e-mail us

Inside NCR

McCaffrey not average, and neither was Patrick

When a national newspaper calls a nun a “slumlord,” it’s fair to assume she’s no average nun. Last Sept. 26, NCR called Sr. Margaret McCaffrey just that. A member of the Missionary Servants of the Most Blessed Trinity, her slum holdings included Hospitality House, Mother Stewart House, Katy House and several other places to serve the poor down and out in Shreveport, La.

For nearly 30 years she offered most kinds of service the urban afflicted need. After all that experience of hardship, there she was on our cover laughing a big, hearty laugh. You’d never guess she was dying.

“She is less concerned about death from her relentless lung cancer than she is about the survival of the Christian Service Program,” the article said. She was searching for a successor.

She died Feb. 23.

Since the illness took her to the hospital in mid-December, the staff has kept her charitable empire alive. The board of directors is still searching for a successor. There is a mighty challenge here for someone with whatever it takes -- sanctity perhaps, for starters, but more than that, some genius for bringing out the best in the lives you touch.

In our Feb. 6 issue we launched a new feature we called The Examined Life. The title was my own doing and no one else’s: I did not realize there was a column by the same name in the magazine U.S. Catholic, written for many years by Robert E. Burns, who, it turns out, was associated with NCR in its early days.

Socrates had a mighty fine idea when he allegedly remarked that the “unexamined life” is not worth living, and people have been paying him homage ever since with variations on his theme. Two columns with the same name, however, is one too many.

We have decided to call the column, which is scheduled to appear monthly, Illuminations. This mellifluous tag hints at the occasional inspiration that, if we are lucky, sheds its light on us from above and beyond.

This week the subject is Jane Redmont. The author is -- again -- Arthur Jones, but this does not mean the versatile and prolific Jones will be the only scrivener; others are standing by to pen other memorable lives. We repeat our earlier appeal for suggestions of people who make a good story and combine rumination with illumination.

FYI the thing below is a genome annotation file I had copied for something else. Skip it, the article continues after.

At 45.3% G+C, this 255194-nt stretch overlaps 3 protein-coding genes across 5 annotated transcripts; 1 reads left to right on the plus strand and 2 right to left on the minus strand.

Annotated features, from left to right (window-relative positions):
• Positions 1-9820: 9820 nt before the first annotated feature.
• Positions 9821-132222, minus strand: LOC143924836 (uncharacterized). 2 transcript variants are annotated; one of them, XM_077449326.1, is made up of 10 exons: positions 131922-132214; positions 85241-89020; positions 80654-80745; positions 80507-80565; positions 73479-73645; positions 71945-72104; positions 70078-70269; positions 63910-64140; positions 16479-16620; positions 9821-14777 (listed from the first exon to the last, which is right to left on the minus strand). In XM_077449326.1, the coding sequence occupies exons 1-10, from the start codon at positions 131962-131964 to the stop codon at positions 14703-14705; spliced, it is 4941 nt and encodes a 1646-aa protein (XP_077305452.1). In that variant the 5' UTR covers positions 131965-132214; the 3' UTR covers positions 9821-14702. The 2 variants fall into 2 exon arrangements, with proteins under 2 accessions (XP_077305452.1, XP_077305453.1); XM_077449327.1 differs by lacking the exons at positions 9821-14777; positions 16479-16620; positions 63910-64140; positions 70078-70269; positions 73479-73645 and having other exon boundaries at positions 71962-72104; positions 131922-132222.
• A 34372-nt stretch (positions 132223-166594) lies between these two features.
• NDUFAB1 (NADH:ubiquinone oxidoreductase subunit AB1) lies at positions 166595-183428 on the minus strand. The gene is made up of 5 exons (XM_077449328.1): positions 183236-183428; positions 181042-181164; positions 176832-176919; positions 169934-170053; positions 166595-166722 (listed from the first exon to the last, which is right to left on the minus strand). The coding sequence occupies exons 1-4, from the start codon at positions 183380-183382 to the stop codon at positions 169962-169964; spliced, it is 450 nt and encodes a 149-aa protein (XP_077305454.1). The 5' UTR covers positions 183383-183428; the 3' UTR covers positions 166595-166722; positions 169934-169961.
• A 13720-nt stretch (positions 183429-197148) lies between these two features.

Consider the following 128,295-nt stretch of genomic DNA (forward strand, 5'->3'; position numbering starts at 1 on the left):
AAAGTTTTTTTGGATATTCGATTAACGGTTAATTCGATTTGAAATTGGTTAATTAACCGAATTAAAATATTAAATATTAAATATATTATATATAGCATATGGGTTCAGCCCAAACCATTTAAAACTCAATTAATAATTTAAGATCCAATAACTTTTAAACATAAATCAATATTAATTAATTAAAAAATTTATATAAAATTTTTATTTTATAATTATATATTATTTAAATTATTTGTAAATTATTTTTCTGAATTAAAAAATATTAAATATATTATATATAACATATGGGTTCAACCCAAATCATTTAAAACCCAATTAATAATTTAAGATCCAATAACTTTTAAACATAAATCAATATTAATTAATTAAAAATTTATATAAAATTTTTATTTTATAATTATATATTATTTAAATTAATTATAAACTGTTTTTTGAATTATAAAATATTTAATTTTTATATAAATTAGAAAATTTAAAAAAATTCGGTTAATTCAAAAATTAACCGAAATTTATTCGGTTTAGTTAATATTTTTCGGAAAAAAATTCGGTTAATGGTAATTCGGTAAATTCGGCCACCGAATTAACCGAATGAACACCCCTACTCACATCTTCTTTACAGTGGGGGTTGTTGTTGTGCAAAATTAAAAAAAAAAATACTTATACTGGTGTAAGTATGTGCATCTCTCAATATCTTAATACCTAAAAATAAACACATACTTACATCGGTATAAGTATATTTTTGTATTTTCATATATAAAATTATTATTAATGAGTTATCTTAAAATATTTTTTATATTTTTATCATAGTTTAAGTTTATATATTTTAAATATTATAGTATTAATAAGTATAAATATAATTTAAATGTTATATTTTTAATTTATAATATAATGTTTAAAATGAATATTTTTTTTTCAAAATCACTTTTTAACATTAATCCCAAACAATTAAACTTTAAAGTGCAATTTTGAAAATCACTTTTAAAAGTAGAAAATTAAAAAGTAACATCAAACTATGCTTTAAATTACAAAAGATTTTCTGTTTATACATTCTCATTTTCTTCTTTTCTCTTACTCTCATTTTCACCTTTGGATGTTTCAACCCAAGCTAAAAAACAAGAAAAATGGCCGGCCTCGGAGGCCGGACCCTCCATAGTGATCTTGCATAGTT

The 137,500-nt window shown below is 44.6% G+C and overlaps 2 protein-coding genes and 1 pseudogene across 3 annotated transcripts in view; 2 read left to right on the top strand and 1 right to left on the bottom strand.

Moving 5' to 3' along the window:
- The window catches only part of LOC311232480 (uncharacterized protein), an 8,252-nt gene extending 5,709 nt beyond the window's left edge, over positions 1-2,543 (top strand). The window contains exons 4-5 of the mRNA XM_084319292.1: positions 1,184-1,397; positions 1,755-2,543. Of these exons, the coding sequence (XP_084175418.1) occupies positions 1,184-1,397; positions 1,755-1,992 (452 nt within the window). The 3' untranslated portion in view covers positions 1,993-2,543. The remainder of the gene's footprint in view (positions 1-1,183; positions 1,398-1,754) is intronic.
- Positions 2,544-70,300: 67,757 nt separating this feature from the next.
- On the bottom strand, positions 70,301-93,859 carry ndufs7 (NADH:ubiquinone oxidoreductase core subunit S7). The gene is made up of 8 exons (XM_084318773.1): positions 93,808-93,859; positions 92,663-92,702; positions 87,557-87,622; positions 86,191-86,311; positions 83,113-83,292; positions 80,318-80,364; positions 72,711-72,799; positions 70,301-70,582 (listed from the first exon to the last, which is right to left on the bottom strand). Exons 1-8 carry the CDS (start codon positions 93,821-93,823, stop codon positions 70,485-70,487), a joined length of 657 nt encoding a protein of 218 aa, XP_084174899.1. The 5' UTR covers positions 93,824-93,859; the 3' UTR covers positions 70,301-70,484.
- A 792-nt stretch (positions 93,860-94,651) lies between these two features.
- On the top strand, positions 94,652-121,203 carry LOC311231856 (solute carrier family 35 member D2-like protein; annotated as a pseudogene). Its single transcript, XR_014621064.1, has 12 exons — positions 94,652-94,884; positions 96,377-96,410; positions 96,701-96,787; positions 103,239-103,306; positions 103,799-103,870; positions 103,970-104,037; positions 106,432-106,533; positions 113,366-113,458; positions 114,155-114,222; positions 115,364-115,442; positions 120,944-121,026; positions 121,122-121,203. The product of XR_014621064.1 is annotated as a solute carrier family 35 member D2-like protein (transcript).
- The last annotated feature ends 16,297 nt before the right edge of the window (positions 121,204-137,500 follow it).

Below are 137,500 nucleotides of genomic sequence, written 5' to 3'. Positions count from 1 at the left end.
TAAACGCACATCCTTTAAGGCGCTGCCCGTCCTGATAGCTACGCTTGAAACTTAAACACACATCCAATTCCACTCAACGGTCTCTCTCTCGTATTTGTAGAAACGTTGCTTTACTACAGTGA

It would have surprised the daylights out of St. Patrick had he been told that his Confession would be republished by Doubleday late in the 20th century.

“I am Patrick, yes a sinner, and the simplest of peasants, so that I am despised by the majority of men,” the Confession begins. It is a very short tract. Even with the addition of “A Letter to the Soldiers of Coroticus,” the (probably apocryphal) “Breastplate” and a couple of prefaces, it is still a slender volume. Yet is has made its mark century after century, touching some chord of the imagination.

After recounting his miserable beginnings, Patrick is soon fired up with divine zeal and puts humility on the back burner as follows: “Even if I am imperfect in so many ways, nonetheless I want my brothers and my family to know my mettle, so that they may clearly recognize the set of my soul” (this new translation is by John Skinner).

There is irony all around. Some say St. Patrick never existed, some scholars say there were two or more Patricks. Whatever his name -- and Patrick is good as any -- someone sat down and wrote this little book during the turbulent fifth century. And now it’s out just in time for Paddy’s Day -- the day we are all Irish and ebullient and wearing green and, God help us, having a drop of the creature. And Patrick is grinning craftily in some snakeless, shamrock-strewn heaven because, whatever he was, he wasn’t Irish, except perhaps by adoption.

The Confession ebbs and flows, from sinking self-pity to high-flying exaltation. It survived because it is somehow timeless and universal. It’s easy to see how the Hispanic Irish, the black Irish and the Jewish Irish could equally claim Patrick on Patrick’s Day.

Our cover story this week tells a similar universal story. Christianity is at last a world religion. A black Holy Family is as authentic as the blond, blue-eyed Jesus so many of us grew up with. Bob McClory’s story of St. Sabina’s Parish is a tale not told often enough about the diversity of Catholicism in America.

The extraordinary sculpture carved by Jerzy Kenar expresses the exuberance black Catholics bring to religion -- an exuberance, incidentally, that the allegedly exuberant Irish seldom demonstrate in church.

African-Americans and Irish-Americans could equally say with Patrick: “I am sure in my mind of one thing: that before I was brought low, I was like some great stone lying deep in mud, until he who is power came and in his mercy lifted me up. Yes, that’s how it was, he did indeed raise me up, for he placed me on the very top of the wall.”

Happy St. Patrick’s Day to Irish persons of all races, creeds and colors.

National Catholic Reporter, March 13, 1998